Seed Treatment For Cereals: It's Here


5 year old buck +
I wonder how long it'll take for this to reach the mainstream, and how much it'll cost.

New Seed Treatment Packs Nutritious Punch

August 26, 2014

By: Ben Potter, Social Media and Innovation Editor

Plant nutrition is important all season long. Precision Laboratories has created a way to boost plant nutrition from the moment of germination by placing a belnd of seven macro- and micronutrients directly on the seed.

The seed treatment, Wuxal Terios, contains nitrogen, phosphorus, sulfur, copper, manganese, molybdenum and zinc. It is for use on wheat, summer barley, winter barley, rye and oats. Terry Culp, vice president of seed enhancement and foliar nutrition, says the product is a good complement to soil-applied fertilizers.

"Soil-applied fertilizers enhance yields," he says. "However, only after the 3-leaf stage are the roots capable of taking advantage of that fertilizer, and then only to the extent that temperature, moisture and soil compaction allows them to be absorbed through the roots. Wuxal Terios goes to work immediately upon germination, getting the crop off to a strong start."

Culp adds that the product is formulated for excellent coverage and adhesion, and is compatible with other seed-applied insecticides and fungicides.

In-field testing by Precision Laboratories, Kansas State University, Washington State University and Agri-Tech Consulting has demonstrated several benefits, including:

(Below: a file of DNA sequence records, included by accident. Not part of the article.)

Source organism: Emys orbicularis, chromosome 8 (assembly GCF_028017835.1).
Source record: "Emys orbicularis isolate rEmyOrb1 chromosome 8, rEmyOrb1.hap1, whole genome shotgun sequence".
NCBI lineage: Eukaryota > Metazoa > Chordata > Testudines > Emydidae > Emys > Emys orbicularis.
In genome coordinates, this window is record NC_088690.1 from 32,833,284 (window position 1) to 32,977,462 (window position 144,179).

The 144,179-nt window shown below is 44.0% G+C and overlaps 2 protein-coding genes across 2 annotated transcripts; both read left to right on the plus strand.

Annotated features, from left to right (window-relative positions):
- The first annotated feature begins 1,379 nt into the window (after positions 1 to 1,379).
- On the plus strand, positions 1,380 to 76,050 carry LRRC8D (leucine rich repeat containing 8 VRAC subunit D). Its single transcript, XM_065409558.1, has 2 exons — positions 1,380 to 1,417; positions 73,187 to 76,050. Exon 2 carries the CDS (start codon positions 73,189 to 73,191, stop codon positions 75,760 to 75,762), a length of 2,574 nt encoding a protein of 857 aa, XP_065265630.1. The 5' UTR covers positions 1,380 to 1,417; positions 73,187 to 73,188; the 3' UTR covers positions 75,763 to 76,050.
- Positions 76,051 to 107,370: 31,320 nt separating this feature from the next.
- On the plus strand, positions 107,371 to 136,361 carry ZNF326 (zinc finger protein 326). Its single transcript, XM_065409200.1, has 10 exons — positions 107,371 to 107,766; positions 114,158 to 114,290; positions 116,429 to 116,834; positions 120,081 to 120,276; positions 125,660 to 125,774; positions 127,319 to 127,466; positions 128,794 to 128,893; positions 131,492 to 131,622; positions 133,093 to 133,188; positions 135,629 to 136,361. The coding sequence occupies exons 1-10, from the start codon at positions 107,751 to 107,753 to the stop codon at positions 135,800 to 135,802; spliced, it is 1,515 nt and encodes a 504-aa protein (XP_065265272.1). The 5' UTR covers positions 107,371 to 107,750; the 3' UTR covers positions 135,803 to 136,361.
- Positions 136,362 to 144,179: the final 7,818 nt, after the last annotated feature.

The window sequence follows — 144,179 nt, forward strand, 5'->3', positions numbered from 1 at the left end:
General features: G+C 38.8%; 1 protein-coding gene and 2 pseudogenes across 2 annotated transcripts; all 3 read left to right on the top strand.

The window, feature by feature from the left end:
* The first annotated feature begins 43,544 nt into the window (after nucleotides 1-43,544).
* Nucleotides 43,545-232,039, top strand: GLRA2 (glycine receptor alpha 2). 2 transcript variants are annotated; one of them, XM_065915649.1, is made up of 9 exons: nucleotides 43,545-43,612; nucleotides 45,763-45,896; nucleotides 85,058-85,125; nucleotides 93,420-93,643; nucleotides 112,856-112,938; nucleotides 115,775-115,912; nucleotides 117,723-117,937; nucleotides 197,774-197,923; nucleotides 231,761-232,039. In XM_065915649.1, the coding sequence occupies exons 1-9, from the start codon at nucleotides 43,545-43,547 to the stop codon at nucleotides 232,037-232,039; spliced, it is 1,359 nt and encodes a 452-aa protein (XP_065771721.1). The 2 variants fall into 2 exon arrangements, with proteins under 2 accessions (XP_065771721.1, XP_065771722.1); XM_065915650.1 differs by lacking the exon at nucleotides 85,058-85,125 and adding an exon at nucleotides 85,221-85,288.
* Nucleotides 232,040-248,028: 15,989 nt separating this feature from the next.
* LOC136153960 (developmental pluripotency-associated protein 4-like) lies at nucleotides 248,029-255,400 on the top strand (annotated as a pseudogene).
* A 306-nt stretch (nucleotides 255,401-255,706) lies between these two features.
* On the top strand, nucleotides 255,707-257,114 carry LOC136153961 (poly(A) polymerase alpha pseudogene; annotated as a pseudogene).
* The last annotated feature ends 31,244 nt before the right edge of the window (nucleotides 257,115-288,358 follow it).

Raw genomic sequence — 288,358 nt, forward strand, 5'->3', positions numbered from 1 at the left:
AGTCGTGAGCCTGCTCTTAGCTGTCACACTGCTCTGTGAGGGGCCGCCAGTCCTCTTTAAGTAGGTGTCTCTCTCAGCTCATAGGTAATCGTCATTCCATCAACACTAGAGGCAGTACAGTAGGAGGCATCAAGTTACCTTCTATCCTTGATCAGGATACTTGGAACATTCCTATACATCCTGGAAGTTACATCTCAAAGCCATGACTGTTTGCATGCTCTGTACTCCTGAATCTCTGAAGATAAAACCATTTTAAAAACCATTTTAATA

• 97% seed germination rate in high-quality seed
• 4.8% increase in spring tiller density
• 26.7% increase in fall vigor
• 4.9% increase in harvest head density
• 4.3 bu. per acre average yield boost

Culp says he is hopeful that seed-applied nutrition is a trend that will catch on.

"Seed applied nutrition is relatively new, especially for cereals," he says. "Some seed corn companies have applied zinc in recent years, however it is a trend that is growing across a wide variety of seed species. Seed is a major carrier of technology to the farm, either inside or on the seed, as well as a large expense. Applying nutrition to enhance early season growth and vigor increased the likelihood that each seed will become a profitable plant."

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That was my first question. How much is it going to cost to treat a $14 bag of rye? Seems like it's gonna be expensive, and not produce a ton of incremental benefit for a food plotter.
Soil health didn't get screwed up over night and no amount of pixi dust is going to fix over night either.